Chief Prosecutor of the International Criminal Court Fatou Bensouda told DW her critics do not understand the court's mandate. She said the ICC is also carrying out preliminary examinations outside Africa.
Has the International Criminal Court (ICC) been biased against Africa in its investigations of war crimes and crimes against humanities? DW's Abu-Bakarr Jalloh and Mohammed Khelef spoke exclusively to the Chief Prosecutor of the ICC, Fatou Bensouda, at the Mo Ibrahim's Governance Weekend in Marrakesh, Morocco, in a live interview on Facebook. Viewers also also had an opportunity to ask questions.
DW: A lot of people are praising the ICC but at the same criticizing it for its main focus on Africa, what can you say about it?
Fatou Bensouda: I am glad that they are praising the ICC because I think the ICC is doing phenomenal work. The ICC was set up as an independent permanent criminal court to try very serious crimes; war crimes, crimes against humanities and genocide. This is important especially when it comes to accountability and justice for the victims. Hundreds of thousands of people suffer from these crimes across the continent, elsewhere of course, but since we are talking about Africa, hundreds of thousands of people suffer from these atrocity crimes. But you find that in most cases nobody is giving them justice and ICC is doing that. I also wanted to talk about the important role that Africa has played in establishing the ICC. It is really because of a final push that was made by African states that the ICC came to be established and the treaty was signed in 1998. The court was established in 2002, only within four years and that is a record for any international treaty. The Rome statute has now 124 state parties. Out of that 34 African states are part of the ICC.
Which makes it the biggest bloc?
It is the biggest bloc in any one continent. Africa has really played a role in establishing the ICC, in becoming the biggest bloc of states in any one continent to be part of the ICC and in making the ICC start to work, because the ICC has been getting referrals from Africa. Today, we have seven African countries that have referred cases to the ICC asking for ICC to come to Africa.
And by countries you mean governments.
Governments, this is what I mean. Uganda, the Democratic Republic of Congo, the Central African Republic on two occasions, Mali, Cote d'Ivoire, and the most recent one was Gabon. Gabon has requested the ICC to come and look into the post electoral violence that took place. So, opposed to what people are saying that ICC is going to Africa, it is really Africa that is coming to the ICC.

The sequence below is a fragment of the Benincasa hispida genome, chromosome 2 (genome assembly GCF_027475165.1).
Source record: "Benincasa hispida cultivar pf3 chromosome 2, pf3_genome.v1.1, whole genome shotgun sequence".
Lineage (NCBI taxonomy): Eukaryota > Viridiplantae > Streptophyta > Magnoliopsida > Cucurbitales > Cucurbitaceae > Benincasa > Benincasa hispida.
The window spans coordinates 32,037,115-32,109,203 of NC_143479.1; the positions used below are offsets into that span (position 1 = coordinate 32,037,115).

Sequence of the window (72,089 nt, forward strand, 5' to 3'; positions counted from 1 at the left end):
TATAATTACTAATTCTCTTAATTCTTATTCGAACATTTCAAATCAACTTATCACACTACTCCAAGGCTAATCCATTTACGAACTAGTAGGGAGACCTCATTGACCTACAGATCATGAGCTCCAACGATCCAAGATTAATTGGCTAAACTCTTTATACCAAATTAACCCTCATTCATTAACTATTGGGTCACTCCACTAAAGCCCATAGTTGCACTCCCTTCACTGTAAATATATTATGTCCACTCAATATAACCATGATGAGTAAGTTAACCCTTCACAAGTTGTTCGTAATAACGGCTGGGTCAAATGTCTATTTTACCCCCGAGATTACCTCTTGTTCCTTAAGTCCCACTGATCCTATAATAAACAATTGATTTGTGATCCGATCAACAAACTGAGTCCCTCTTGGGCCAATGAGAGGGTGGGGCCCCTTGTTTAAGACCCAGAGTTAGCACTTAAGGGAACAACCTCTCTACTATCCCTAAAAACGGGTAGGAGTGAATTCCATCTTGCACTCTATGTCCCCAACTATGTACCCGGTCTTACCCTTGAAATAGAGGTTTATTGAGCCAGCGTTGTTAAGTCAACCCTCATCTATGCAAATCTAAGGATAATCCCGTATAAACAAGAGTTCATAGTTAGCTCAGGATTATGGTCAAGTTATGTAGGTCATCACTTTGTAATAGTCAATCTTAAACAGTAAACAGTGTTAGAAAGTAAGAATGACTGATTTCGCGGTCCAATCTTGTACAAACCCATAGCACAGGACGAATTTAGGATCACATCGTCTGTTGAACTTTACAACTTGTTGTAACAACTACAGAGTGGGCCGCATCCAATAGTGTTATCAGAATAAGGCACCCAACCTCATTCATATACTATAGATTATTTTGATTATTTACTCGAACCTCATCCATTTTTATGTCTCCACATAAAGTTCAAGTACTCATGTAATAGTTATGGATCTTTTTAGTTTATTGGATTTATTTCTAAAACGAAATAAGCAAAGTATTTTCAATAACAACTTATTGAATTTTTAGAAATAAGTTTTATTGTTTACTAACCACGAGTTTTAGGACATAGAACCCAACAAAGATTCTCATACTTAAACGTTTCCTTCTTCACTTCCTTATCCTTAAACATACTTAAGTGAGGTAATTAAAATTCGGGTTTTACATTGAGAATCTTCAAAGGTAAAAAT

And is there any truth about the anti-Africanism of the ICC?
There is no truth in any kind of anti-Africanism against Africa by the ICC. I have talked about the establishment and the cases are coming from Africa but I would also like to tell you about the personnel of the ICC. I am the chief prosecutor of the ICC and the last time I checked, I am African.
Some Africans say they are proud of you despite the criticisms about the institution that you work for. They are proud to have an African occupy such a position. But they've also been saying it has to do with colonialism in that states like Britain, as a colonial master, was engaged in the Iraq war and Tony Blair has been criticized a lot. But people say Tony Blair was not really investigated by the ICC.
First, let me correct some things, all the states that have gone to join the ICC did so as independent sovereign states, not because they are colonist of any particular state. This is one of the few treaties where you find that independent African states are joining the treaty. They are signing and ratifying the treaty, they are not inheriting it. Again if you look at the ICC staff, several of them are from Africa including the judges. This is very important because the judges are the ones who take the important decisions. I am a prosecutor, I gather my evidence and I take it to the judges, independent judges who have also been elected by the Assembly of State Parties of the ICC. If they do not agree with my evidence, they would throw it out. There have been occasions when we as prosecutors have taken matters to the judges and they don't agree with it.